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What is User Experience (UX) design for building DSS?

by Ciara Heavin
Managing Editor, Journal of Decision Systems

and

Daniel J. Power
Editor, DSSResources.COM

People must interact with a computerized decision support system to use it. Design of the software interface between the application and the user largely determines whether a given decision support capability will be used and whether it will be used effectively, cf., Power, 2011.

User Experience (UX) design or a user-centric approach to design is a process of developing technical artifacts to maximize user satisfaction by ensuring heightened usability, accessibility, utility, performance, marketing, ergonomics and human interaction (Cousins, 2013). The term user experience design was first coined by Dr. Donald Norman, a cognitive science researcher who was also the first to describe the importance of user-centered design. UX moves beyond good user interface (UI) design to explore the interaction between the user and technology.

There has been much focus on good user interface design for computerized DSS. Traditional UI design looks at the use of graphics, data displays and color coding used in the design of applications and especially executive dashboards of information. While also incorporating the design or overall aesthetics of an application, UX digs deeper to understand how a user feels when they interact with a system, taking into consideration the context(s) within which they are accessing and using the system. It is difficult to design an effective DSS without considering the broader context within which senior managers and knowledge workers operate. Therefore, it is useful to consider UX when designing computerized decision supports systems.

Glushko (2015) suggests that UX needs to be central to the design of the next generation of computerized decision support. He offers six recommendations for pursuing UX design for DSS:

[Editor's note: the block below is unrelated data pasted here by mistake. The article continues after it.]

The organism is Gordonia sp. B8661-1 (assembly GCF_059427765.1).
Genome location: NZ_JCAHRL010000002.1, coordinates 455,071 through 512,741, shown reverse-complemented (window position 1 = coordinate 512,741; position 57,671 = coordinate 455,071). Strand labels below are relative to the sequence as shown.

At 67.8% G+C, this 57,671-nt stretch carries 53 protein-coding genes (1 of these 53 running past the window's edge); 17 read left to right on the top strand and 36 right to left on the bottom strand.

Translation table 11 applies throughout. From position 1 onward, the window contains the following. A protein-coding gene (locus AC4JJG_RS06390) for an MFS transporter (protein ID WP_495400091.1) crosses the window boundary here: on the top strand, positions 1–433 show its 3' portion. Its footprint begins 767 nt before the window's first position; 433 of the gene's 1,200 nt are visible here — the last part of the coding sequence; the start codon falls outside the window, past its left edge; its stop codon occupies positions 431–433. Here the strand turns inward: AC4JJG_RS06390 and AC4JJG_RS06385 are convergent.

1. Do thorough user research, focusing on the context of use

2. Do service-experience mapping, outlining all channels that an executive might use identifying channels that they could or should be using

3. Hire a UX designer onto the team

4. Start by building a minimum viable product (MVP)

5. Test your prototype with the actual audience

6. Identify any major gaps in your working product as quickly as possible

UX design is widely used and understood for desktop and mobile websites, applications and ecommerce. There is an opportunity to further explore best practice in UX design for a variety of computerized decision aids, particularly mobile DSS.

References

Cousins, C. (2013) Why does user experience matter? https://designshack.net/articles/why-does-user-experience-matter/

Glushko, A. (2015) Designing the Next Generation of Decision-Support Systems for Business Executives, http://www.uxmatters.com/mt/archives/2015/01/designing-the-next-generation-of-decision-support-systems-for-business-executives.php

Power, D. J. (2011) "What rules should guide DSS user interface design?" DSS News, Vol. 12, No. 4, February 13 at URL http://dssresources.com/faq/index.php?action=artikel&id=143

Norman, D. and J. Nielsen, "The Definition of User Experience (UX)," at URL https://www.nngroup.com/articles/definition-user-experience/

Summary: "User experience" encompasses all aspects of the end-user's interaction with the company, its services, and its products.

The first requirement for an exemplary user experience is to meet the exact needs of the customer, without fuss or bother. Next comes simplicity and elegance that produce products that are a joy to own, a joy to use. True user experience goes far beyond giving customers what they say they want, or providing checklist features. In order to achieve high-quality user experience in a company's offerings there must be a seamless merging of the services of multiple disciplines, including engineering, marketing, graphical and industrial design, and interface design.

It's important to distinguish the total user experience from the user interface (UI), even though the UI is obviously an extremely important part of the design. As an example, consider a website with movie reviews. Even if the UI for finding a film is perfect, the UX will be poor for a user who wants information about a small independent release if the underlying database only contains movies from the major studios.

We should also distinguish UX and usability: According to the definition of usability, it is a quality attribute of the UI, covering whether the system is easy to learn, efficient to use, pleasant, and so forth. Again, this is very important, and again total user experience is an even broader concept.

Last update: 2018-11-15 03:11
Author: Daniel Power

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